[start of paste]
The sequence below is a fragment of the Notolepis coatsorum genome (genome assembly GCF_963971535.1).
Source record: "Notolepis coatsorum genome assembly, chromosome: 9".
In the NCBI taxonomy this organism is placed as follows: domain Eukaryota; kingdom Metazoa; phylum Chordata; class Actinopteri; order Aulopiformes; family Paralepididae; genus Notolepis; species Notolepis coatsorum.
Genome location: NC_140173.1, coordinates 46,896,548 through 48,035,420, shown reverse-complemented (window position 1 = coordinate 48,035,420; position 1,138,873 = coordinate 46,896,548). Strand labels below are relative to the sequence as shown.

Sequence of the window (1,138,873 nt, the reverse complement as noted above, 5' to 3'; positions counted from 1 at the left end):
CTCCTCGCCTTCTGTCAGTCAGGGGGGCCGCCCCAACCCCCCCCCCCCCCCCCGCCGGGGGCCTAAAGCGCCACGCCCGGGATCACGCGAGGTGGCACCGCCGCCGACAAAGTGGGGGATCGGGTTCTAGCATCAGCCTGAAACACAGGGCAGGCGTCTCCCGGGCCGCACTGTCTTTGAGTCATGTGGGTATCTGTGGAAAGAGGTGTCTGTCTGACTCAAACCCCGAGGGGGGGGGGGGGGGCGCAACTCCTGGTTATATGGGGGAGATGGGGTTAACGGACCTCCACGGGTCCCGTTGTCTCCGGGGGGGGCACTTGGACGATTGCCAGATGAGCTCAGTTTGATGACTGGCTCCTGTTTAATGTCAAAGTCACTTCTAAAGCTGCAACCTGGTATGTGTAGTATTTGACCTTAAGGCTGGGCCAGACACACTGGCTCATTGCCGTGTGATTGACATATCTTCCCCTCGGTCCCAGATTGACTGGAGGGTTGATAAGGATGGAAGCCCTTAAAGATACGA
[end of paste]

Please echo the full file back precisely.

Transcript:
The sequence below is a fragment of the Notolepis coatsorum genome (genome assembly GCF_963971535.1).
Source record: "Notolepis coatsorum genome assembly, chromosome: 9".
In the NCBI taxonomy this organism is placed as follows: domain Eukaryota; kingdom Metazoa; phylum Chordata; class Actinopteri; order Aulopiformes; family Paralepididae; genus Notolepis; species Notolepis coatsorum.
Genome location: NC_140173.1, coordinates 46,896,548 through 48,035,420, shown reverse-complemented (window position 1 = coordinate 48,035,420; position 1,138,873 = coordinate 46,896,548). Strand labels below are relative to the sequence as shown.

Sequence of the window (1,138,873 nt, the reverse complement as noted above, 5' to 3'; positions counted from 1 at the left end):
CTCCTCGCCTTCTGTCAGTCAGGGGGGCCGCCCCAACCCCCCCCCCCCCCCCCGCCGGGGGCCTAAAGCGCCACGCCCGGGATCACGCGAGGTGGCACCGCCGCCGACAAAGTGGGGGATCGGGTTCTAGCATCAGCCTGAAACACAGGGCAGGCGTCTCCCGGGCCGCACTGTCTTTGAGTCATGTGGGTATCTGTGGAAAGAGGTGTCTGTCTGACTCAAACCCCGAGGGGGGGGGGGGGGGCGCAACTCCTGGTTATATGGGGGAGATGGGGTTAACGGACCTCCACGGGTCCCGTTGTCTCCGGGGGGGGCACTTGGACGATTGCCAGATGAGCTCAGTTTGATGACTGGCTCCTGTTTAATGTCAAAGTCACTTCTAAAGCTGCAACCTGGTATGTGTAGTATTTGACCTTAAGGCTGGGCCAGACACACTGGCTCATTGCCGTGTGATTGACATATCTTCCCCTCGGTCCCAGATTGACTGGAGGGTTGATAAGGATGGAAGCCCTTAAAGATACGA